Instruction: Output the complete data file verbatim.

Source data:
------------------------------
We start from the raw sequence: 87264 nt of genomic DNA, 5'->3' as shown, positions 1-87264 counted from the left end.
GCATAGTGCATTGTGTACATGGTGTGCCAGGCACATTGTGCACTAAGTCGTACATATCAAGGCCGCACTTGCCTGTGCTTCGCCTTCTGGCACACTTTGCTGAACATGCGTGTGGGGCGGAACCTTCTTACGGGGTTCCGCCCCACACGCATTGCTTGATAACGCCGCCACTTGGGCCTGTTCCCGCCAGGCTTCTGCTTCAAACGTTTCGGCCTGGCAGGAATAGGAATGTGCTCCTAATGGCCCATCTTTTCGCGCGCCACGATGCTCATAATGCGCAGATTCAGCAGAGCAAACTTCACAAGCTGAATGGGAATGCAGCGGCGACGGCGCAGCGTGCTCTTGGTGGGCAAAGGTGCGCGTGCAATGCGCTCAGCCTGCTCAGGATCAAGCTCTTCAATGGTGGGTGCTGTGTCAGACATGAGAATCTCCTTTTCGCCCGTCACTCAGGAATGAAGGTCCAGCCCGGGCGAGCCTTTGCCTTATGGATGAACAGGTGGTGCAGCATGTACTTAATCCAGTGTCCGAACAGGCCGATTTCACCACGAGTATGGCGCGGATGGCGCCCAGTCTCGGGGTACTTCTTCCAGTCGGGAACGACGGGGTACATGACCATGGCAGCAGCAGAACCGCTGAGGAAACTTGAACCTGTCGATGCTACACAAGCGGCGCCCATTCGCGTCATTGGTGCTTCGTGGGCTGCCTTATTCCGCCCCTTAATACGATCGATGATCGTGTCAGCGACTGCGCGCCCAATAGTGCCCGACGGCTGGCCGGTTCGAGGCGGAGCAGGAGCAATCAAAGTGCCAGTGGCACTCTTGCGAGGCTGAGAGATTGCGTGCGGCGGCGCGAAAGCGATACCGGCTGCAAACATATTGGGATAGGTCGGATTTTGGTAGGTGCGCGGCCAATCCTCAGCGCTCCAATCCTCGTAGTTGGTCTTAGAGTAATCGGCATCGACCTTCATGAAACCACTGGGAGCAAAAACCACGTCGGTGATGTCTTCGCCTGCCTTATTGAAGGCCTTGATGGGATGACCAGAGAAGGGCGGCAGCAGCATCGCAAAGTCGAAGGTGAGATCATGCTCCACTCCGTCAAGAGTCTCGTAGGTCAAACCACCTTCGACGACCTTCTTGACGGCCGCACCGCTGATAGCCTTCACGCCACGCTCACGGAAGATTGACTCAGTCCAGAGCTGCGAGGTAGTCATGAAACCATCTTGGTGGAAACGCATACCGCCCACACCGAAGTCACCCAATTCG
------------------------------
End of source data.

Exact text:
We start from the raw sequence: 87264 nt of genomic DNA, 5'->3' as shown, positions 1-87264 counted from the left end.
GCATAGTGCATTGTGTACATGGTGTGCCAGGCACATTGTGCACTAAGTCGTACATATCAAGGCCGCACTTGCCTGTGCTTCGCCTTCTGGCACACTTTGCTGAACATGCGTGTGGGGCGGAACCTTCTTACGGGGTTCCGCCCCACACGCATTGCTTGATAACGCCGCCACTTGGGCCTGTTCCCGCCAGGCTTCTGCTTCAAACGTTTCGGCCTGGCAGGAATAGGAATGTGCTCCTAATGGCCCATCTTTTCGCGCGCCACGATGCTCATAATGCGCAGATTCAGCAGAGCAAACTTCACAAGCTGAATGGGAATGCAGCGGCGACGGCGCAGCGTGCTCTTGGTGGGCAAAGGTGCGCGTGCAATGCGCTCAGCCTGCTCAGGATCAAGCTCTTCAATGGTGGGTGCTGTGTCAGACATGAGAATCTCCTTTTCGCCCGTCACTCAGGAATGAAGGTCCAGCCCGGGCGAGCCTTTGCCTTATGGATGAACAGGTGGTGCAGCATGTACTTAATCCAGTGTCCGAACAGGCCGATTTCACCACGAGTATGGCGCGGATGGCGCCCAGTCTCGGGGTACTTCTTCCAGTCGGGAACGACGGGGTACATGACCATGGCAGCAGCAGAACCGCTGAGGAAACTTGAACCTGTCGATGCTACACAAGCGGCGCCCATTCGCGTCATTGGTGCTTCGTGGGCTGCCTTATTCCGCCCCTTAATACGATCGATGATCGTGTCAGCGACTGCGCGCCCAATAGTGCCCGACGGCTGGCCGGTTCGAGGCGGAGCAGGAGCAATCAAAGTGCCAGTGGCACTCTTGCGAGGCTGAGAGATTGCGTGCGGCGGCGCGAAAGCGATACCGGCTGCAAACATATTGGGATAGGTCGGATTTTGGTAGGTGCGCGGCCAATCCTCAGCGCTCCAATCCTCGTAGTTGGTCTTAGAGTAATCGGCATCGACCTTCATGAAACCACTGGGAGCAAAAACCACGTCGGTGATGTCTTCGCCTGCCTTATTGAAGGCCTTGATGGGATGACCAGAGAAGGGCGGCAGCAGCATCGCAAAGTCGAAGGTGAGATCATGCTCCACTCCGTCAAGAGTCTCGTAGGTCAAACCACCTTCGACGACCTTCTTGACGGCCGCACCGCTGATAGCCTTCACGCCACGCTCACGGAAGATTGACTCAGTCCAGAGCTGCGAGGTAGTCATGAAACCATCTTGGTGGAAACGCATACCGCCCACACCGAAGTCACCCAATTCG